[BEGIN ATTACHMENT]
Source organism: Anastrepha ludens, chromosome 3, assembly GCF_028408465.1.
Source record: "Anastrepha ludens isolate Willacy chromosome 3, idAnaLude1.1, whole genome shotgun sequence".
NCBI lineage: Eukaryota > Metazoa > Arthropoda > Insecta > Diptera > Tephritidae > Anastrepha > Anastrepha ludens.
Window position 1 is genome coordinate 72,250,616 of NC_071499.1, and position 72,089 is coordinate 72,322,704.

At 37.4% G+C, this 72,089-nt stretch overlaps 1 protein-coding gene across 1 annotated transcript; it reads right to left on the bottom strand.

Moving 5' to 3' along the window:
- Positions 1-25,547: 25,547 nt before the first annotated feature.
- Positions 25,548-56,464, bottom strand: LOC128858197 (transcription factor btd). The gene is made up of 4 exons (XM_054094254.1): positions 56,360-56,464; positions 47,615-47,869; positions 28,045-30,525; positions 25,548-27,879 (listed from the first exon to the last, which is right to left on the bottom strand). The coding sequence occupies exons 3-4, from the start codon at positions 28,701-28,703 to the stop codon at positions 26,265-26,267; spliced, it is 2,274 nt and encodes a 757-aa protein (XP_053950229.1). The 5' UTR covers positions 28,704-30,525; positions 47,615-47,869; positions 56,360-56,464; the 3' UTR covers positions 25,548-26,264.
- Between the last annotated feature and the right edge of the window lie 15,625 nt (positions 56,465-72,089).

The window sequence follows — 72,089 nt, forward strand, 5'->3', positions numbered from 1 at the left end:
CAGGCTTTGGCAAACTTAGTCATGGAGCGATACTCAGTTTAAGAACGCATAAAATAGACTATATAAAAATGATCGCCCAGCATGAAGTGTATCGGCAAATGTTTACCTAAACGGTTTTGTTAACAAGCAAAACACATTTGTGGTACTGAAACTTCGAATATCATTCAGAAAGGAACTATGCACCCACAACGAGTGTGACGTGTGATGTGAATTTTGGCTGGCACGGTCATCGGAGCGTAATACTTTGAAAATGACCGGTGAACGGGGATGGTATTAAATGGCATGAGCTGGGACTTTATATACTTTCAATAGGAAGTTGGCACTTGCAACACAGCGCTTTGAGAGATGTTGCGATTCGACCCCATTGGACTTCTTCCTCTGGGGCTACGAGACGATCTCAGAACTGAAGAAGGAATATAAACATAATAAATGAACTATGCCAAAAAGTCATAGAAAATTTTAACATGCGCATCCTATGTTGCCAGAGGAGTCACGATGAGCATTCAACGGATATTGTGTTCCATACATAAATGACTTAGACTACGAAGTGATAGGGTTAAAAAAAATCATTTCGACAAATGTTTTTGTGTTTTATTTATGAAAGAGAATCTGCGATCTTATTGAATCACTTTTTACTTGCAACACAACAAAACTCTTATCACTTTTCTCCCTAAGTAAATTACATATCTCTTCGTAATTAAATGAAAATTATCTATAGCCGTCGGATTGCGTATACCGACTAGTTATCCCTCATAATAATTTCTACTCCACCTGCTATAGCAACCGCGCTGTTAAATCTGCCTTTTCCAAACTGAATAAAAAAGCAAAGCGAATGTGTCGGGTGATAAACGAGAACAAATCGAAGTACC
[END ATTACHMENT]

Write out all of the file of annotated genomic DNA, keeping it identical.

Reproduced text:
Source organism: Anastrepha ludens, chromosome 3, assembly GCF_028408465.1.
Source record: "Anastrepha ludens isolate Willacy chromosome 3, idAnaLude1.1, whole genome shotgun sequence".
NCBI lineage: Eukaryota > Metazoa > Arthropoda > Insecta > Diptera > Tephritidae > Anastrepha > Anastrepha ludens.
Window position 1 is genome coordinate 72,250,616 of NC_071499.1, and position 72,089 is coordinate 72,322,704.

At 37.4% G+C, this 72,089-nt stretch overlaps 1 protein-coding gene across 1 annotated transcript; it reads right to left on the bottom strand.

Moving 5' to 3' along the window:
- Positions 1-25,547: 25,547 nt before the first annotated feature.
- Positions 25,548-56,464, bottom strand: LOC128858197 (transcription factor btd). The gene is made up of 4 exons (XM_054094254.1): positions 56,360-56,464; positions 47,615-47,869; positions 28,045-30,525; positions 25,548-27,879 (listed from the first exon to the last, which is right to left on the bottom strand). The coding sequence occupies exons 3-4, from the start codon at positions 28,701-28,703 to the stop codon at positions 26,265-26,267; spliced, it is 2,274 nt and encodes a 757-aa protein (XP_053950229.1). The 5' UTR covers positions 28,704-30,525; positions 47,615-47,869; positions 56,360-56,464; the 3' UTR covers positions 25,548-26,264.
- Between the last annotated feature and the right edge of the window lie 15,625 nt (positions 56,465-72,089).

The window sequence follows — 72,089 nt, forward strand, 5'->3', positions numbered from 1 at the left end:
CAGGCTTTGGCAAACTTAGTCATGGAGCGATACTCAGTTTAAGAACGCATAAAATAGACTATATAAAAATGATCGCCCAGCATGAAGTGTATCGGCAAATGTTTACCTAAACGGTTTTGTTAACAAGCAAAACACATTTGTGGTACTGAAACTTCGAATATCATTCAGAAAGGAACTATGCACCCACAACGAGTGTGACGTGTGATGTGAATTTTGGCTGGCACGGTCATCGGAGCGTAATACTTTGAAAATGACCGGTGAACGGGGATGGTATTAAATGGCATGAGCTGGGACTTTATATACTTTCAATAGGAAGTTGGCACTTGCAACACAGCGCTTTGAGAGATGTTGCGATTCGACCCCATTGGACTTCTTCCTCTGGGGCTACGAGACGATCTCAGAACTGAAGAAGGAATATAAACATAATAAATGAACTATGCCAAAAAGTCATAGAAAATTTTAACATGCGCATCCTATGTTGCCAGAGGAGTCACGATGAGCATTCAACGGATATTGTGTTCCATACATAAATGACTTAGACTACGAAGTGATAGGGTTAAAAAAAATCATTTCGACAAATGTTTTTGTGTTTTATTTATGAAAGAGAATCTGCGATCTTATTGAATCACTTTTTACTTGCAACACAACAAAACTCTTATCACTTTTCTCCCTAAGTAAATTACATATCTCTTCGTAATTAAATGAAAATTATCTATAGCCGTCGGATTGCGTATACCGACTAGTTATCCCTCATAATAATTTCTACTCCACCTGCTATAGCAACCGCGCTGTTAAATCTGCCTTTTCCAAACTGAATAAAAAAGCAAAGCGAATGTGTCGGGTGATAAACGAGAACAAATCGAAGTACC